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Meet Len Gray, legal entrepreneur and Ohio transplant

Len Gray of Inlaw.me
Len Gray of Inlaw.me - Bob Perkoski

Len Gray is a fan of the underdog. In fact, the Memphis native is so supportive of the overlooked and underappreciated that he's been known to switch NFL allegiances when the team he's rooting for gets too good. Call it the reverse bandwagon effect.
Admittedly, Cleveland was at the bottom of the list when Gray was looking for a new home for Inlaw.me, an online recruiting aid that connects legal employers with candidates. The startup's bearded co-founder has family here -- his sister and mother moved to the area during the late '90s -- but Gray had always viewed Cleveland as a better place to visit than live.
"I've seen downtown maybe a half dozen times in my life," says Gray, 35. "For me, Cleveland ended at the Clinic. I never thought I'd end up here."
That attitude changed drastically when casting about for a city in which to launch his company. Cleveland was vying against some handsome suitors for Gray's entrepreneurial affections, among them Philadelphia, Seattle, Austin, and his home state of Tennessee.
Gray was impressed by aspects of other metropolises, particularly Seattle's robust tech culture, but the surprising accessibility of Cleveland's business community, not to mention its own growing tech clusters, quickly moved the city up in the rankings.
"I met so many people excited about the idea," Gray says. "I needed Cleveland to knock my socks off -- and it did."
The would-be entrepreneur, who moved here only three weeks ago, currently is in talks with a local startup accelerator about a possible partnership, a match Gray hopes becomes reality by the time this article runs. Meanwhile, business development agency JumpStart has provided him with much-needed mentorship opportunities and advice.
This palpable spirit of collaboration and enthusiasm was an attraction in and of itself, says Gray. He feels as if he's part of an ongoing civic revival, a far cry from the "ho-hum defeatism" some people associate with Cleveland.
"I wanted a buzz, [a place] where collective action was being taken to improve the area," he says. "Collaborative action means we're all better off."
Of course, it's unlikely that Gray would have moved to Cleveland if he didn't think the infrastructure and capital were going to be here. The local market boasts a number of large law firms, while Northeast Ohio's law schools are stocking a rich talent pool that could one day use Inlaw.me as a resource.
As for funding the embryonic enterprise, Gray's interaction with Cleveland's open-armed entrepreneurial community has made him optimistic. "I see a city trying to invest in itself," he says. "I'm confident the money will be there."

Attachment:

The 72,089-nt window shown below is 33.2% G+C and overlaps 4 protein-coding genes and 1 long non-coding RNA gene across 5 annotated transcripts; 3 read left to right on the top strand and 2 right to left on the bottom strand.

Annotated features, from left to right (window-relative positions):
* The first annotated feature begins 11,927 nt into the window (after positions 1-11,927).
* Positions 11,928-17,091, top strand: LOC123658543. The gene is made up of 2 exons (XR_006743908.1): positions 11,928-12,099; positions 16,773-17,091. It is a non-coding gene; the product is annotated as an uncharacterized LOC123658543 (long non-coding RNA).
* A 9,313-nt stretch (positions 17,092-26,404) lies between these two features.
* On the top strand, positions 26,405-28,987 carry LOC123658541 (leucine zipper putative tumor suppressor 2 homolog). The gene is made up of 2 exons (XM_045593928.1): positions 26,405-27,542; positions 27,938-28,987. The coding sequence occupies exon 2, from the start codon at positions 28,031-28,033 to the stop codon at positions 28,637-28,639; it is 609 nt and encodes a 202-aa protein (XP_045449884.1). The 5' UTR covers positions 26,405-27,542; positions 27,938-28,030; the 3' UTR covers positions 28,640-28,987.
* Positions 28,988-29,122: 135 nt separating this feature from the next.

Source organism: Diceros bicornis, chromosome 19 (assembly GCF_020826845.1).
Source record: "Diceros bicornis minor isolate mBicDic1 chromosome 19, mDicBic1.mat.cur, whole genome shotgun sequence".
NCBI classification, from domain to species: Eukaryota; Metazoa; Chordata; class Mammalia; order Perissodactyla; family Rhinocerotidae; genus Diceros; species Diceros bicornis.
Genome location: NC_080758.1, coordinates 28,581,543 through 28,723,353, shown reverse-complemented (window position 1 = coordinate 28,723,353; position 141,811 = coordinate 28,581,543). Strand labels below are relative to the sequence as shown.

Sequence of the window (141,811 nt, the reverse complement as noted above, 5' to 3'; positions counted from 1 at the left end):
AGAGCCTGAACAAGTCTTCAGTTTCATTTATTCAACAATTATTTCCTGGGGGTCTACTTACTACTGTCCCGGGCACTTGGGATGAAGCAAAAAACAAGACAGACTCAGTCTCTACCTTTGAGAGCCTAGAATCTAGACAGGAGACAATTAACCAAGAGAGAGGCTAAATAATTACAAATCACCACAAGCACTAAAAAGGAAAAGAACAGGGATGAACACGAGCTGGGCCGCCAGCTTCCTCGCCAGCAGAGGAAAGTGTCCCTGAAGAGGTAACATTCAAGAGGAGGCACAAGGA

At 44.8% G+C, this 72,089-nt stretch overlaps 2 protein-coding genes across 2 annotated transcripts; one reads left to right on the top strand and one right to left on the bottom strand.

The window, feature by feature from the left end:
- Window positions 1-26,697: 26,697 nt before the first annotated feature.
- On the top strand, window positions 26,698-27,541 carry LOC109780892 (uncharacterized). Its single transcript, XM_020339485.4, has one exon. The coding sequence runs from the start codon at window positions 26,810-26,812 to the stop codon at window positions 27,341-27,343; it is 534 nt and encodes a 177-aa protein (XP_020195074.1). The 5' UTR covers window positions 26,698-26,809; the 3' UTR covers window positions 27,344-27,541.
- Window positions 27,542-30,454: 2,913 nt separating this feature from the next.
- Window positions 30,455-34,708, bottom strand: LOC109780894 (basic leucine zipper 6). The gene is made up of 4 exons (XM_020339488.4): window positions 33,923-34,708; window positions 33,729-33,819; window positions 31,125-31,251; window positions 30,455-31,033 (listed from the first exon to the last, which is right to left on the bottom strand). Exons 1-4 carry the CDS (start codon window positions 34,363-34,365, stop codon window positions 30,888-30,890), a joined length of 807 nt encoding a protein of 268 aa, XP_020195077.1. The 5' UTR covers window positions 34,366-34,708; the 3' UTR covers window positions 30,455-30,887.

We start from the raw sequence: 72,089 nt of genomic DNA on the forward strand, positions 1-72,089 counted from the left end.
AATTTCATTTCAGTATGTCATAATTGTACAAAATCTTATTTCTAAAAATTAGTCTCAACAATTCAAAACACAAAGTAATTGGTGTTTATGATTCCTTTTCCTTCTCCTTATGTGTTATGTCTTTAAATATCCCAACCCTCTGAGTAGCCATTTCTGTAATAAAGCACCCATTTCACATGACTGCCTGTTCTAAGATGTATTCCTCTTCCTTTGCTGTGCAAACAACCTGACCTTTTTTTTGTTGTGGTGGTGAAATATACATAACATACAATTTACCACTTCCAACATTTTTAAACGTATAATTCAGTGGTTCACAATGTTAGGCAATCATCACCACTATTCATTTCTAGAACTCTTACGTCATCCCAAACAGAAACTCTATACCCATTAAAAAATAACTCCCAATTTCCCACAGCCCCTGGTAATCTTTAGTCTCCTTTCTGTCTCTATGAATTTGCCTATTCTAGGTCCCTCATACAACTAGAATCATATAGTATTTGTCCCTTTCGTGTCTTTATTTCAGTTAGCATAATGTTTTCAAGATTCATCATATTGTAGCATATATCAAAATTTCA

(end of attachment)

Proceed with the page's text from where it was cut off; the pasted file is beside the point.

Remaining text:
What the area's venture capitalists might soon fund is an idea that Gray first heard from his friend and business partner Steven Holzman. Gray, who earned his law degree from University of Michigan and later worked in Atlanta, Houston and New York City, knew the frustrations of an attorney recruiting process largely dominated by headhunters pursuing the same candidates from the same 100 law schools.
With no centralized resource for budding lawyers trying to crack the job market, the current recruitment method is inefficient, Gray believes. His company aims to streamline the process by tailoring placements to the best candidates at a lower rate than what is charged by headhunters.
"For us, it's about making the best matches," says Gray.
The website's approach is novel, notes its co-founder, and has already garnered 2,800 job postings in 500 domestic and international markets. What's more, Inlaw.me can shift the moral compass of a recruitment industry that too often shoves any candidate into any job for the love of a fat commission. Gray wants to cultivate his company on a socially aware platform that even he admits is idealistic, if not a bit Pollyannaish.

"We can be a positive influence," he says. "We want to be viewed by our clients as a partner and friend."

While acclimating to Cleveland, having family here has helped speed along the process. His sister Jamie Light lives in Beachwood. His mother Shari Meyers lived in University Heights before dying of pancreatic cancer in 2009.

Now he's happily enmeshing himself in all the city has to offer. His last stop was the hipster haven of Brooklyn, so he'd like to settle down in a similarly walkable, diverse and urban neighborhood. Currently renting in the city's historic Coventry neighborhood, he's looking at more permanent addresses on the trendy near West Side; among them Tremont and Ohio City.
Fresh eyes have afforded Gray a unique view of Cleveland, which he describes as "islands of awesome among pockets of emptiness." His adopted home reminds him of Memphis, a city he references often and with great fondness. Both towns have been afflicted by a so-called "brain drain," and both are now actively trying to reinvent themselves to reverse that process.
Gray half-jokingly says he's been cooking his phone and social networks to recruit friends to Cleveland. He's also been enjoying some the area's finer hangouts, including the Mahall's Lanes in Lakewood and Nano Brew on W. 25th St. A Coventry Road coffee shop is another of his favorite chill out spots, as is Rockefeller Park, where he likes to walk his dog Molly, a Swiss mountain dog.
As much as he loves Memphis, Cleveland very well might end up serving as home base for Inlaw.me, Gray says. And if his adoptive city is reawakening the way the young attorney believes it is, he'll be glad to act as a cog in the machine when it really starts to crank up.
"Cleveland has a way to go to see what it will be," he says. "I'm carving out my own piece."

Photos Bob Perkoski
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